American consumers opened their wallets and pocketbooks a bit more in June, increasing their spending for the second straight month while saving a bit less, even as incomes fell sharply.
Consumer spending is closely watched because it accounts for about 70 percent of total U.S. economic activity. The increase could provide a lift to the economy, but may be hard to sustain if incomes continue to fall.
The Commerce Department said Tuesday that consumers boosted their spending 0.4 percent in June, slightly ahead of analysts' estimates. That comes after spending rose 0.1 percent in May.
Personal income fell 1.3 percent after rising by the same amount in May, when incomes were boosted by one-time payments from the Obama administration's stimulus package. Economists expected personal incomes, the fuel for future spending, to fall 1 percent.
Amid the longest recession since World War II, the personal savings rate has surged as Americans seek to rebuild their nest eggs after home values and stock portfolios plummeted last year. While saving can be good in the long run, rapid increases in saving can slow the economy.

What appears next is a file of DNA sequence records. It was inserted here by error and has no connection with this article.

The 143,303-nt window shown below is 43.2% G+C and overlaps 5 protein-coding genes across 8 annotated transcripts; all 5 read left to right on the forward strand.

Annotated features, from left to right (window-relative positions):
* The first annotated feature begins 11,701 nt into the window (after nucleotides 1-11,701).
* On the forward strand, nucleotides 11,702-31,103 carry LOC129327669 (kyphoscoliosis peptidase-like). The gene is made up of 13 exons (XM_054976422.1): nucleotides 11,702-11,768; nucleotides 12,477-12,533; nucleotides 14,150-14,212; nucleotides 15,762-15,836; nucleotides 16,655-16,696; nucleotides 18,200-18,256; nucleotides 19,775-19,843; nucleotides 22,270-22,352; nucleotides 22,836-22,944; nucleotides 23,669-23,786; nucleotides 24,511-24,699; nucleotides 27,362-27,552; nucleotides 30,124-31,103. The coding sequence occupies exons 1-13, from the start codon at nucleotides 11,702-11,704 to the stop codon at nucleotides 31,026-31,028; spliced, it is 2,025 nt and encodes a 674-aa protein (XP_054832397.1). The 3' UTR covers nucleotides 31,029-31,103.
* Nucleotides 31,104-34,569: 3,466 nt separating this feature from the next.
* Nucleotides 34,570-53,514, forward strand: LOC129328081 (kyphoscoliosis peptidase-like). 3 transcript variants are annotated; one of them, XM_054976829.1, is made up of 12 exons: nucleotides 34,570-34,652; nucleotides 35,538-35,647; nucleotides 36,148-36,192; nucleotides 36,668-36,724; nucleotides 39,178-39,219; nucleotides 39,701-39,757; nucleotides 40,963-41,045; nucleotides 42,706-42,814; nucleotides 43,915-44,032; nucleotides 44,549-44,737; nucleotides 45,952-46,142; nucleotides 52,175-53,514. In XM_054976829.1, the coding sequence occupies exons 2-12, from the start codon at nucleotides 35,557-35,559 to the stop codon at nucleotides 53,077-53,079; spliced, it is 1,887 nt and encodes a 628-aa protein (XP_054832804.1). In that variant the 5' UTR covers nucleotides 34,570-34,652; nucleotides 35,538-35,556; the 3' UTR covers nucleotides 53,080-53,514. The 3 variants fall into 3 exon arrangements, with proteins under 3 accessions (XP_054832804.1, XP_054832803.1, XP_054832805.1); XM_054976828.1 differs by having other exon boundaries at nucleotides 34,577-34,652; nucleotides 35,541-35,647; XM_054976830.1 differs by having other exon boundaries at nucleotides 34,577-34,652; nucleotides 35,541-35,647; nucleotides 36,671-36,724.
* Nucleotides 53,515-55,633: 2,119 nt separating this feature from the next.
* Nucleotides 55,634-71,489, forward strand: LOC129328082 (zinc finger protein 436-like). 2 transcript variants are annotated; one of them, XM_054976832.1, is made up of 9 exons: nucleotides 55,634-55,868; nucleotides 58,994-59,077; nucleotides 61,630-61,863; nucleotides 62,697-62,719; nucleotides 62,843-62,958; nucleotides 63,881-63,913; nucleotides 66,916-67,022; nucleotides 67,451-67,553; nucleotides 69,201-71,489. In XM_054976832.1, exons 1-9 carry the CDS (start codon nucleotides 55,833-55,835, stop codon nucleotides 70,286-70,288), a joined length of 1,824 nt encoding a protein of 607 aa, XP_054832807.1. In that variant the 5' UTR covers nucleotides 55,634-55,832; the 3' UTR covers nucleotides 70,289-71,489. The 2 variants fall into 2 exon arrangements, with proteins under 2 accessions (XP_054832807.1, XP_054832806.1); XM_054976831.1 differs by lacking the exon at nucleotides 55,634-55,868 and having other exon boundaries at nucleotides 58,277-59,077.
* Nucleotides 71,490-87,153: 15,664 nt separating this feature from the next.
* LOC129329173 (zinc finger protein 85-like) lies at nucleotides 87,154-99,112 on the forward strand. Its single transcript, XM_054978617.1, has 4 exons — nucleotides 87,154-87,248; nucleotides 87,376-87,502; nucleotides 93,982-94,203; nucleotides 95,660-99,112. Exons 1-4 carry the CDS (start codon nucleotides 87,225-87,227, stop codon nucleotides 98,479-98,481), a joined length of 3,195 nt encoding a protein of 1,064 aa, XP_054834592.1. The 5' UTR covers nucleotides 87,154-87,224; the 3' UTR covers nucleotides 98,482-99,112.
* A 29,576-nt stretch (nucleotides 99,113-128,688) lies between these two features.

The department said the personal savings rate fell to 4.6 percent in June, after jumping to 6.2 percent in May, which was the highest since February 1995. The rate dropped as low as 1 percent at times last year.
The department also revised its spending and income data back to 1929, as it did last week when it reported second-quarter gross domestic product, the broadest measure of the economy's output. The changes show that Americans saved slightly more than previously thought.
For example, the department revised the savings rate in 2008 to 2.7 percent from 1.8 percent.
The government reported last week that the overall economy, as measured by the GDP, shrank at an annual rate of 1 percent in the second quarter, far less severe than the 6.4 percent decline in the first quarter and a 5.4 percent decline in the fourth quarter of 2008.
Sluggish consumer spending has held back the sales of food and beverage companies. Tyson Foods Inc., the world's largest meat producer, said Monday that sales fell 3 percent in its third quarter. The company posted a strong profit due to cost cuts.
And sales for MillerCoors, the U.S. joint venture owned by Molson Coors Brewing Co. and SABMiller, increased by only 1 percent in the most recent quarter, Molson Coors reported Monday.